But most of all, I love that there I am allowed to be as strong as I want to be, and the only consequences for that expressed strength are positive. There I don’t have to make myself smaller, because the expansiveness of trail and horizon isn’t intimidated by how assertively or directly I express myself to them.

It’s the place I am allowed to focus only on the challenge before me without worrying who I might be offending in the way I tackle it. My speech becomes more honest, because I don’t have to edit. My vulnerability, more natural, because I don’t have to protect myself. My laughter, more sincere, because I am reconnected to my unencumbered self.

Being a woman in the outdoors has been an important part of understanding who I am allowed to be as a woman in the world. I am relearning to be formidable, openly independent, fiercely communicative, and unapologetically myself. I am relearning to be relentless without shame in the front country, like I do in the back.

Part of that process has required trying to remember the little girl I was before the expectations of others tinted the wonder I had for myself. Catching her isn’t always easy, but I find when I close my eyes and sink down in myself, I can glimpse memories of her I’d lost.

Like sandy colored suburban sidewalk peeking out under toes poised and pointed, as if walking on a beam suspended in sky. I watch as 6 year old me breathes deeply into her lungs, ravenous with the intention to hold as much of that moment as possible.

Dark skies come into the view of my memory, the air smells like rain drops. But all she can sense is the burgeoning atmosphere and the wonder that she is part of it. Full of it. Her arms open up as wide as they will stretch, legs drift across an unseen tightrope, floating on tempests that threaten to steal her away. Unruly wisps of face-framing curls whip across round cheeks, as wind picks up speed.

Catching her isn’t always easy, but I find when I close my eyes and sink down in myself, I can glimpse memories of her I’d lost.

Tingles spread from feet to ankles and up little legs, like a million giggles wriggling their way through every nerve. Joy explodes like fireworks in her belly at a single thought, I can’t believe I get to be part of this world. And while storm and gale threaten to overtake, she dances in the wind.

Memories like this, remind me, maybe I’m not type-two. Maybe I’m just the way I always was.

But this isn’t just about the little girl who lives in my memory. This is about every little girl who fills my life now. I want so much more for them than I was even aware I could have. I want them to know they have choices about how they are themselves in the world. They shouldn’t have to chase some vague sense that they are allowed to do and be more, like I did. I want them to carry that knowledge like a shield. Not a weight.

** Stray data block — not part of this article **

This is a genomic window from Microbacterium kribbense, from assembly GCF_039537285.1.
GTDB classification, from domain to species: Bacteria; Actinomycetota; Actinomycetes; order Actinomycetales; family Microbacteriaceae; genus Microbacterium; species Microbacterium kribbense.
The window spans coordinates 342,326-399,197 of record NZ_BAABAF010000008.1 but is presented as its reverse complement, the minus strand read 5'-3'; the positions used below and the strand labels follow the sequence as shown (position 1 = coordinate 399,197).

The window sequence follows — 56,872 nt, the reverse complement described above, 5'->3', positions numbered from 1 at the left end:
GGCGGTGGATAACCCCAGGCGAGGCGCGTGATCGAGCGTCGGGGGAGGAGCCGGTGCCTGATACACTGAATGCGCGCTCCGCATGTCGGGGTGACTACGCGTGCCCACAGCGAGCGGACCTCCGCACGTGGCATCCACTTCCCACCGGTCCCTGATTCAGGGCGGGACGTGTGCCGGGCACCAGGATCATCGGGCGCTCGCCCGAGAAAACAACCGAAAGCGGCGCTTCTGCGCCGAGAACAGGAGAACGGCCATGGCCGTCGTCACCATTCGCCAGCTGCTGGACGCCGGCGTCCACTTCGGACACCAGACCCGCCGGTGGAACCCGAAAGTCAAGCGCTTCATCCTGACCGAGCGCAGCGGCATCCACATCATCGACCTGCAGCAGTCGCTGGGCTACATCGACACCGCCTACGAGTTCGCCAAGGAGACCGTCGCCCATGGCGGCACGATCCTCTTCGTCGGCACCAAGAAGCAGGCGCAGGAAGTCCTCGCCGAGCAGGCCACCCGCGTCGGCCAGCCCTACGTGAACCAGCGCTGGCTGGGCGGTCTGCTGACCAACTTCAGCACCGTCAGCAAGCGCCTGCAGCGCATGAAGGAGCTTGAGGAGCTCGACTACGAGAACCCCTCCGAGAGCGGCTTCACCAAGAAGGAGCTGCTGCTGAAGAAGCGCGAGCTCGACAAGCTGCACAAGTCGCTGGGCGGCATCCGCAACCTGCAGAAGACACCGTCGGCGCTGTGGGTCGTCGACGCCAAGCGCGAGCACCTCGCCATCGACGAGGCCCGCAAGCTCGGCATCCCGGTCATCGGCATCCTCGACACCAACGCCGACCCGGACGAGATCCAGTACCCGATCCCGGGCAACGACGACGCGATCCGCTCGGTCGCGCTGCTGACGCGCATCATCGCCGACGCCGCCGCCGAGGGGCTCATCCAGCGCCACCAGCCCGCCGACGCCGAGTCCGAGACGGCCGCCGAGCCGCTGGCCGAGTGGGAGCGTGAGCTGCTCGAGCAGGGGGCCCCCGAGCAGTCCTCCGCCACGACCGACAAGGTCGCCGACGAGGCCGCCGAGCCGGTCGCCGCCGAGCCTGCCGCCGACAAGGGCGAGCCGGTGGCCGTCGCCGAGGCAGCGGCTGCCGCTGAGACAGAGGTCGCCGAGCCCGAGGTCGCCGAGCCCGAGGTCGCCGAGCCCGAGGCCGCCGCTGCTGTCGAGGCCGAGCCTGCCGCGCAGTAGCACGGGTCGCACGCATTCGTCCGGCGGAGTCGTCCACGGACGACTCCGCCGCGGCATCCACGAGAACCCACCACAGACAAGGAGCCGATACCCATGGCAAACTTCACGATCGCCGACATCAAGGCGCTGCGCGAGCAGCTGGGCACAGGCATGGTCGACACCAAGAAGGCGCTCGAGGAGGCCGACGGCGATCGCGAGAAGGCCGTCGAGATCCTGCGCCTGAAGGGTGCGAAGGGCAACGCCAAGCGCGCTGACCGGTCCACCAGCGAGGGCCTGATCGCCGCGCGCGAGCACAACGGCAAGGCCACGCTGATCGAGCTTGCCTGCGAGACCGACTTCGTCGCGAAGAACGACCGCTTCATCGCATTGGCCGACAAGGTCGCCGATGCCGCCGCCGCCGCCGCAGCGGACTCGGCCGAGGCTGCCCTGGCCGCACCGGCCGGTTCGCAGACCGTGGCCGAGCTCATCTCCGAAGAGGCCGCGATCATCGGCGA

But I know I can’t want for them, what I am not willing to demonstrate before their eyes. If I want to offer them a better story of what womanhood can be, I have to embrace a better story for myself. I have to show them the way. Maybe they won’t have to become blistered, to learn just how brazen they can be.

Every backpacker knows the feeling of incline under foot. Just the slightest change in elevation and our legs exhale recognition and get to work. Our toes dig into the dirt beneath us, our breath deepens, our mind slows. Briny drops wet eyelashes and slip down determined faces.

As I push myself up mountainsides, as I question whether it’s my chest that’s tight or just the strap that runs across it, as sweat takes its accustomed course from brow to nose, as my body propels itself ahead—I am sure in that moment I am exactly where and how I am meant to be. With the salty crust that layers my skin, the sweat that melts my manicured hair back to its unruly texture, and the happy exertion that warms my muscles in those moments, I am returned to myself.

And when sore feet hit vista, and tired legs make contact with whatever closest dusty ground, log, or rock they can find, I look out over sloping tree lines framing miles of horizon covered by liquid sunset, or a moon glowing in a black velvet night. I feel a burgeoning in the atmosphere.   

The dissonance quiets. My life comes into alignment. And for a few solitary moments, I am once again, just a fierce little girl, dancing on wind, knowing she is exactly as she is meant to be.

Photos courtesy of Hailey Hirst


Shelby Rush runs resiliency programming for at-risk kids in Northern Pennsylvania. When she’s not social working, she’s likely to be found with a friend in search of miles on trail, boulders in the woods, a historical woman she read about and named a plant after, or a really good cup of coffee.